DDL - UMR 5596
ISH - Bat C
14 avenue Berthelot
69007 Lyon
T�l : 04 72 72 64 12
Fax : 04 72 72 65 90


Previous Month Septembre 2018 Previous Month
27 28 29 30 31 1 2
3 4 5 6 7 8 9
10 11 12 13 14 15 16
17 18 19 20 21 22 23
24 25 26 27 28 29 30

  Plusieurs évènements
 Vous êtes ici : Accueil /  Evénements / Calendrier

jeu. 27/09/2018 Atelier History and Ecology of Languages: Frank Seifart Speech pauses and the development of prefixes on verbs and nouns
ISH, salle Ennat Léger

In this talk, I report on joint work with Jan Strunk and Balthasar Bickel

The probability for function words to develop into affixes differs for different functions, e.g. the preference for suffixing as opposed to prefixing is more pronounced for case than for person markers (Cysouw 2009). A possible explanation links this difference to the extent to which markers predict a specific construction (Himmelmann 2014). Here, we show that in addition to this function-specific effect, prefixation probabilities differ globally between nominal and verbal hosts, and we suggest that this difference is grounded in different probabilities of speech pauses before these hosts. No parallel effects are found after hosts.

To estimate affixation probabilities, we extracted information on fusion together with information on position relative to the phonological host (noun vs. verb) for a wide range of markers in the AUTOTYP database (Bickel et al. 2017). This includes systematic samples of case, agreement, tense, number, and negation markers and less systematic samples of many other categories collected in various projects with a total of well over 2,000 markers studied. Results shown that the chance for fused (vs. non-fused) markers is significantly lower before nominal than before verbal hosts. No such effect was observed with postposed markers, i.e. while the host category has an effect on prefixation, it has no such effect on suffixation

An explanation for this comes from measurements of pause probabilities before nouns vs. before verbs in corpora documenting spontaneous speech of nine languages (between 17.500 and 37.550 words each) (Seifart et al. 2018): Baure (Arawakan), Bora (Boran), Chintang (Sino-Tibetan), Ėven (Tungusic), Hoocąk (Siouan), Nǀuu (Tuu), Texistepec (Mixe-Zoquean), Dutch and English (Germanic). In these data, the likelihood for pauses before nouns is significantly higher than before verbs We attribute this finding to the fact that lexical nouns are usually appropriate pragmatically only for new referents (vs. pronoun ­or gap; Levinson 2000), a constraint which induces increased time for lexical access (Levelt, Roelofs & Meyer 1999). This contrasts with verbs, where there are no such choices and lexical access time does not seem to depend on information structure.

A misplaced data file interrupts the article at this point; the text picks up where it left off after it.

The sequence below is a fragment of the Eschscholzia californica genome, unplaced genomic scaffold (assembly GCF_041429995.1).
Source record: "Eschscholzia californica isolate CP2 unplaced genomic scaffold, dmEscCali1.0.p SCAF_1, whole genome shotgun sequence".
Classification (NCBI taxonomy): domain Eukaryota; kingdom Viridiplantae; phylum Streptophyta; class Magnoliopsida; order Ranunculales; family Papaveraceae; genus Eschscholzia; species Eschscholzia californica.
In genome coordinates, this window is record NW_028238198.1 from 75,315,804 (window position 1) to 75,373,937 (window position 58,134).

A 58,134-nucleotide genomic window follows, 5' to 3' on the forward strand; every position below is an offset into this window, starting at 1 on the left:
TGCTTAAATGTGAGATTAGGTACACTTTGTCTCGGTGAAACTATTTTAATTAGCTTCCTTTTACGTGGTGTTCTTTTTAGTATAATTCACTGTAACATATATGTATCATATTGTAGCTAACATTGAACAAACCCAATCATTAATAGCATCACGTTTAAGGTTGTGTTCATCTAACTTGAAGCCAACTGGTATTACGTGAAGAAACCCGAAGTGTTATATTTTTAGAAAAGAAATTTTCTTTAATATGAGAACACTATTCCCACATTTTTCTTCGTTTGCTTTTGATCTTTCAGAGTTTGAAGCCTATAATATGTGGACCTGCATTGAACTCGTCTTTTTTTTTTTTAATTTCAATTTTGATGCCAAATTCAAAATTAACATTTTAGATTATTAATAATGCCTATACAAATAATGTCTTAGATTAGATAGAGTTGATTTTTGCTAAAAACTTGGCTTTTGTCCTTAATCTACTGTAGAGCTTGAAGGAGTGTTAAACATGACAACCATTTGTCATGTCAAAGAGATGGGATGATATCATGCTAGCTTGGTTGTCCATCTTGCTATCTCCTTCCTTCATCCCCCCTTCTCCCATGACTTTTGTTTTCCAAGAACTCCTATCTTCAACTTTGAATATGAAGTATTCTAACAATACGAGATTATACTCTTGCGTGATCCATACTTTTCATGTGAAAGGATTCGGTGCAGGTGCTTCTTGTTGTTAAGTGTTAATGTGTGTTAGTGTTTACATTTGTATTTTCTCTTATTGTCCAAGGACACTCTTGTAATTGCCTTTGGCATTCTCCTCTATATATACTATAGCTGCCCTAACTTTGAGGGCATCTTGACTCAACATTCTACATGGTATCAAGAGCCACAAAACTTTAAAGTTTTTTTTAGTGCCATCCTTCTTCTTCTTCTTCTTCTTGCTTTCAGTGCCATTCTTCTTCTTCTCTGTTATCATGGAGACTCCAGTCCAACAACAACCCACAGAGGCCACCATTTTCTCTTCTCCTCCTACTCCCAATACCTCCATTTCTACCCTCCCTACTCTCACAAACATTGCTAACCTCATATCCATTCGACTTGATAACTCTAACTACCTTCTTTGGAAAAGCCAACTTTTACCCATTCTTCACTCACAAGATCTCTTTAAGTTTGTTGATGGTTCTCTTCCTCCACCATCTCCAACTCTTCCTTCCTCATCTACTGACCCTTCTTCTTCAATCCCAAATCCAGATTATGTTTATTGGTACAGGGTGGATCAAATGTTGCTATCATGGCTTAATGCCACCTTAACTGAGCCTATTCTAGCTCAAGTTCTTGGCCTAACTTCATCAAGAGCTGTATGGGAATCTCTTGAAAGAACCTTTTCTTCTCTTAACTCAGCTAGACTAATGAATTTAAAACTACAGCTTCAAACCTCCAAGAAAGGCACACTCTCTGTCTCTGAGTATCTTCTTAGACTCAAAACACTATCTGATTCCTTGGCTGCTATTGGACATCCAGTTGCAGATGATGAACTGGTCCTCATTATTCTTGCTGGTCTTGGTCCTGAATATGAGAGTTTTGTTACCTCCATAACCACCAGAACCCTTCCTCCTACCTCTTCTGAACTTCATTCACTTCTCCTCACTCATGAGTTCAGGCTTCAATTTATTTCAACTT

This suggests that the increased pause probabilities before nouns vs. before verbs inhibits the phonological fusion of pre-posed functional elements before nouns, but not before verbs, and thus explains the asymmetry in the occurrence of prefixes across parts of speech in the languages of the world.


Bickel, Balthasar, Johanna Nichols, Taras Zakharko, Alena Witzlack-Makarevich, Kristine Hildebrandt, Michael Rießler, Lennard Bierkandt, Fernando Zúñiga & John B. Lowe. 2017. /The AUTOTYP typological databases, version 0.1.0/. https://github.com/autotyp/autotyp-data/tree/0.1.0.

Bickel, Balthasar. 2013. Distributional biases in language families. In Bickel, Balthasar, Lenore A. Grenoble, David A. Peterson & Alan Timberlake (eds.), /Language typology and historical contingency/, 415–444. Amsterdam: Benjamins.

Cysouw, Michael. 2009. The asymmetry of affixation. /Snippets/ 20(3). 10–14.

Himmelmann, Nikolaus P. 2014. Asymmetries in the prosodic phrasing of function words: Another look at the suffixing preference. /Language/ 90(4). 927–960.

Levelt, Willem J. M., Ardi Roelofs & Antje S. Meyer. 1999. A theory of lexical access in speech production. /Behavioral and Brain Sciences/ 22(01). 1–38.

Levinson, Stephen C. 2000. /Presumptive meanings. The theory of generalized conversational implicature/. Cambridge, MA: MIT Press.

Seifart, Frank, Jan Strunk, Swintha Danielsen, Iren Hartmann, Brigitte Pakendorf, Søren Wichmann, Alena Witzlack-Makarevich, Nivja H. de Jong & Balthasar Bickel. 2018. Nouns slow down speech across structurally and culturally diverse languages. /Proceedings of the National Academy of Sciences/ 115(22). 5720–5725. doi: 10.1073/pnas.1800708115 .

Zakharko, Taras & Balthasar Bickel. 2011ff. familybias: Family bias estimation. R package, https://github.com/IVS-UZH.


ASLAN -  Universit� de Lyon -  CNRS -  Universit� Lumi�re Lyon 2 -  ISH -  Typologie -  IXXI -  DDL :  Contact |  Mentions légales |  Plan du site